More genius than catastrophic, Governor Chris Christie's decision to hold New Jersey's special election for U.S. Senate this October rather than November makes him stronger in his state and pushes forward, not backwards his presidential ambitions.
Even though it's easy for national partisans on both sides of the aisle to depict Christie's decision as self-interested and cowardly (i.e., he was "afraid" to be on the same ballot as the likely Democratic senatorial nominee, Newark Mayor Cory Booker), it's likely to boost his popularity. Like Christie, his fellow Republicans running for the state Senate and the General Assembly are likely to fare better on a November ballot without Booker's presence drawing a large Democratic turnout.
In turn, Democrats, comfortable with their party's ability to retain majority control in New Jersey's state legislature and eager to promote Booker to a national office, are also pleased that Booker would now be able to ascend to the Senate more than a year before they had hoped. Further, Booker's status as an incumbent during the 2014 cycle would provide national Democrats some additional breathing room in what is likely to be an exhausting cycle where the party is set to be playing defense in at least seven states (Alaska, Arkansas, Louisiana, Montana, North Carolina, South Dakota and West Virginia). And depending on whom Booker draws for an opposition candidate in the midterm, he may even be able to help the national party raise money and stump for other Democrats.
So, if this decision is so good for Democrats, how could this help Christie with a presidential run when, as Cook Report Senior Editor Jennifer Duffy explained, "It's winning the nomination that's a problem"?
Although Sean Trende is correct in saying that, "Chris Christie is a poor fit for [Iowa], even setting aside his definitively Northeastern persona," there is, at least, one data point that exists which suggests an alternative possibility. It's Barack Obama's nomination path in 2008.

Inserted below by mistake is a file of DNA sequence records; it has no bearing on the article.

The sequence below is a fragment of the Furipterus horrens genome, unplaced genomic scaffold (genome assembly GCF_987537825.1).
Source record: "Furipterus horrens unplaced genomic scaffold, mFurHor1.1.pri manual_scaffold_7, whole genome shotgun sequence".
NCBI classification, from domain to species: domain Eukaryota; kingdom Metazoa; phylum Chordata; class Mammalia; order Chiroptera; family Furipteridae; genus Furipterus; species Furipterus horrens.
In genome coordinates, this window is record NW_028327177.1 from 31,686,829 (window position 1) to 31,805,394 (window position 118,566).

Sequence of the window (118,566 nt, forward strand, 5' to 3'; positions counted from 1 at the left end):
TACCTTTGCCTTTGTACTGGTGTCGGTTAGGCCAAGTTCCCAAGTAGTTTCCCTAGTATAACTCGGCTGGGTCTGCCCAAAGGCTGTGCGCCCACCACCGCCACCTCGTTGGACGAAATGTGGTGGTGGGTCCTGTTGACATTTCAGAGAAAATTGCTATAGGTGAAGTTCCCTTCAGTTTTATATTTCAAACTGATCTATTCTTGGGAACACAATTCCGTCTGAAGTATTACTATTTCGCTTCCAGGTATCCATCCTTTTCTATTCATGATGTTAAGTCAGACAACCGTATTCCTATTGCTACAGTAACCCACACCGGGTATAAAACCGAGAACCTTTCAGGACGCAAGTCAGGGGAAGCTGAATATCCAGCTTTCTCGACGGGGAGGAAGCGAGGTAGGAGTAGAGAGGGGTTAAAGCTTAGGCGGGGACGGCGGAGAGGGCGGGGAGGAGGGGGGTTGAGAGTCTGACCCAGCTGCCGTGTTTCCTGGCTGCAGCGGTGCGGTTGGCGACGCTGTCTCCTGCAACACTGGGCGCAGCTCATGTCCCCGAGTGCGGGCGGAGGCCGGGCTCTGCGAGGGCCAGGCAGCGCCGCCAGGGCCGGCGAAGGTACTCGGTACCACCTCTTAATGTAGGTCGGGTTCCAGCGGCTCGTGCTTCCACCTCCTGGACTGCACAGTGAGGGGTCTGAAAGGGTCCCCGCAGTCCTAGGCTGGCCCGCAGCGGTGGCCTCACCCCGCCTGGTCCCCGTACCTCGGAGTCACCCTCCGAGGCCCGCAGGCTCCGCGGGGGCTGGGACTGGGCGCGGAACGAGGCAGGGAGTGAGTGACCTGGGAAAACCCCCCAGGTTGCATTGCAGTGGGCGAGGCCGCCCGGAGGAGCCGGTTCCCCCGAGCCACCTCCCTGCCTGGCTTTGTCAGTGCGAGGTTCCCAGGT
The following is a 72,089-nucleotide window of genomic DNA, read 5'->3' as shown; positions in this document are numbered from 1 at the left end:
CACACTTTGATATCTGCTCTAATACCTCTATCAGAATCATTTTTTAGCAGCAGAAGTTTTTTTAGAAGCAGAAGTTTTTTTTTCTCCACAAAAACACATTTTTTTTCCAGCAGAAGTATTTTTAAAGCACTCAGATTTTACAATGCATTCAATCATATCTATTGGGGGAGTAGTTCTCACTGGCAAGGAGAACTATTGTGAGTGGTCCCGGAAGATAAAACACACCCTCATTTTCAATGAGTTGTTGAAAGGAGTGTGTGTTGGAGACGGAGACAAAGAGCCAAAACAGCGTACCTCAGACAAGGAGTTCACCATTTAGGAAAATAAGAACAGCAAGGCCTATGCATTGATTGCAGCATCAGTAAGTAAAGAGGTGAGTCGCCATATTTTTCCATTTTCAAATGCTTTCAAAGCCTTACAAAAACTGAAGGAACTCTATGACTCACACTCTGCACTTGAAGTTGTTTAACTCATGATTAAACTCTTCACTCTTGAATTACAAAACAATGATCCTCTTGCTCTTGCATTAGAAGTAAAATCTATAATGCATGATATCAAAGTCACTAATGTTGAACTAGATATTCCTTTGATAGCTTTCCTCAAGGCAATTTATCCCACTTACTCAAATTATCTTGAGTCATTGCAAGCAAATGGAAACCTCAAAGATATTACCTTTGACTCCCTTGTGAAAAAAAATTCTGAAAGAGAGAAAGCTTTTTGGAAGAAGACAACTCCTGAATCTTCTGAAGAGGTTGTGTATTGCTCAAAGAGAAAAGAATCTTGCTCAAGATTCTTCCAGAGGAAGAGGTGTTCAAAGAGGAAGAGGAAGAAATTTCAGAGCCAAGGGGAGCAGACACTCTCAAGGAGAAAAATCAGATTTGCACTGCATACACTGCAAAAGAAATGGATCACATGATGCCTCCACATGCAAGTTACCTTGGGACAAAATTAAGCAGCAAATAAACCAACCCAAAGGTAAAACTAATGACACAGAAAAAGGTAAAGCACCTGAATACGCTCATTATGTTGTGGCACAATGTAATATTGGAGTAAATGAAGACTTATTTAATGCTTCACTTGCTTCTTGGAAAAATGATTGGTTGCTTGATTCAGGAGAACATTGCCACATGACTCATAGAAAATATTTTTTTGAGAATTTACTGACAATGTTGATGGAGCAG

That year, Obama won Iowa resoundingly because he: (1) had a huge margin over Clinton among independents (24 percent) who comprised 20 percent of the Democratic caucus electorate; (2) helped recruit large numbers of first-time caucus participants (in 2008, 57 percent said they had not voted in a caucus before, whereas in 2004, only 45 percent were new to the caucuses); and (3) earned an impressive plurality of these first-timers' support (41 percent).
More to the point, in looking at the entire Democratic nomination process, Obama won because he earned a larger majority of convention delegates in the open contests (54.5 percent) than Clinton did in the closed ones (52.8 percent). And despite the fact that there were more open contests than closed ones, since many of the open ones came early on the calendar (e.g., Iowa and South Carolina), they mattered more.
If Christie wins reelection resoundingly, helps the GOP gain more traction in his state and remains popular among Democrats and independents, then he may well discover that he has a plausible path to winning the Republican nomination in 2016. In addition, with his reelection behind him, like Booker for the Democrats, he'll be able to do more to help his party in the midterm than most of his other potential gubernatorial competitors.
Still, the ultimate anti-Obama candidate would need to precisely replicate Obama's campaign to prevail. While perhaps not a likely scenario for 2016, stranger things have happened in politics.
Case in point: an outlandishly blunt Republican governor is a shoe-in for reelection in comfortably blue New Jersey.